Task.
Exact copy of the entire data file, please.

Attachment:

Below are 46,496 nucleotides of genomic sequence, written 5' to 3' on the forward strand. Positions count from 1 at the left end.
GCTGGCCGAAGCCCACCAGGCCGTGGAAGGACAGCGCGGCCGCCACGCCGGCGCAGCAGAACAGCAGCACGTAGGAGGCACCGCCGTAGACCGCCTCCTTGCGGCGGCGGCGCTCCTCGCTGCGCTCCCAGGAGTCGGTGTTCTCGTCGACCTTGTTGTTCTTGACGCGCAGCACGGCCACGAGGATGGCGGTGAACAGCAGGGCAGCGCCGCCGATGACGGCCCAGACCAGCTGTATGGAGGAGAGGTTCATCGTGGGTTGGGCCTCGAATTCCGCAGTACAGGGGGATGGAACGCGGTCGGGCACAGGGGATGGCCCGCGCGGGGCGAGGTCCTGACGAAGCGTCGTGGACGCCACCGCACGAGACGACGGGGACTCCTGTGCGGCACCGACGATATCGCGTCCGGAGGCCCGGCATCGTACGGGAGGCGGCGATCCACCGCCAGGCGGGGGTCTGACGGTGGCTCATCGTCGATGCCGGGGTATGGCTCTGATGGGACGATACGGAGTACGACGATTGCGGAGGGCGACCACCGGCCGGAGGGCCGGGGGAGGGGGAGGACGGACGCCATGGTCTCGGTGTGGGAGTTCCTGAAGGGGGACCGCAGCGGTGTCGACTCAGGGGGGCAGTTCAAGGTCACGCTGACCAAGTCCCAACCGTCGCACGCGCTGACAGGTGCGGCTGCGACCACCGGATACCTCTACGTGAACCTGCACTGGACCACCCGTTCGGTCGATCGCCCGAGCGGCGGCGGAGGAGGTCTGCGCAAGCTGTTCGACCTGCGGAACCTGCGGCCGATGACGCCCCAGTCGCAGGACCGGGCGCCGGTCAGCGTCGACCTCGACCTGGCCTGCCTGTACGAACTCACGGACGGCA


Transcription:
Below are 46,496 nucleotides of genomic sequence, written 5' to 3' on the forward strand. Positions count from 1 at the left end.
GCTGGCCGAAGCCCACCAGGCCGTGGAAGGACAGCGCGGCCGCCACGCCGGCGCAGCAGAACAGCAGCACGTAGGAGGCACCGCCGTAGACCGCCTCCTTGCGGCGGCGGCGCTCCTCGCTGCGCTCCCAGGAGTCGGTGTTCTCGTCGACCTTGTTGTTCTTGACGCGCAGCACGGCCACGAGGATGGCGGTGAACAGCAGGGCAGCGCCGCCGATGACGGCCCAGACCAGCTGTATGGAGGAGAGGTTCATCGTGGGTTGGGCCTCGAATTCCGCAGTACAGGGGGATGGAACGCGGTCGGGCACAGGGGATGGCCCGCGCGGGGCGAGGTCCTGACGAAGCGTCGTGGACGCCACCGCACGAGACGACGGGGACTCCTGTGCGGCACCGACGATATCGCGTCCGGAGGCCCGGCATCGTACGGGAGGCGGCGATCCACCGCCAGGCGGGGGTCTGACGGTGGCTCATCGTCGATGCCGGGGTATGGCTCTGATGGGACGATACGGAGTACGACGATTGCGGAGGGCGACCACCGGCCGGAGGGCCGGGGGAGGGGGAGGACGGACGCCATGGTCTCGGTGTGGGAGTTCCTGAAGGGGGACCGCAGCGGTGTCGACTCAGGGGGGCAGTTCAAGGTCACGCTGACCAAGTCCCAACCGTCGCACGCGCTGACAGGTGCGGCTGCGACCACCGGATACCTCTACGTGAACCTGCACTGGACCACCCGTTCGGTCGATCGCCCGAGCGGCGGCGGAGGAGGTCTGCGCAAGCTGTTCGACCTGCGGAACCTGCGGCCGATGACGCCCCAGTCGCAGGACCGGGCGCCGGTCAGCGTCGACCTCGACCTGGCCTGCCTGTACGAACTCACGGACGGCA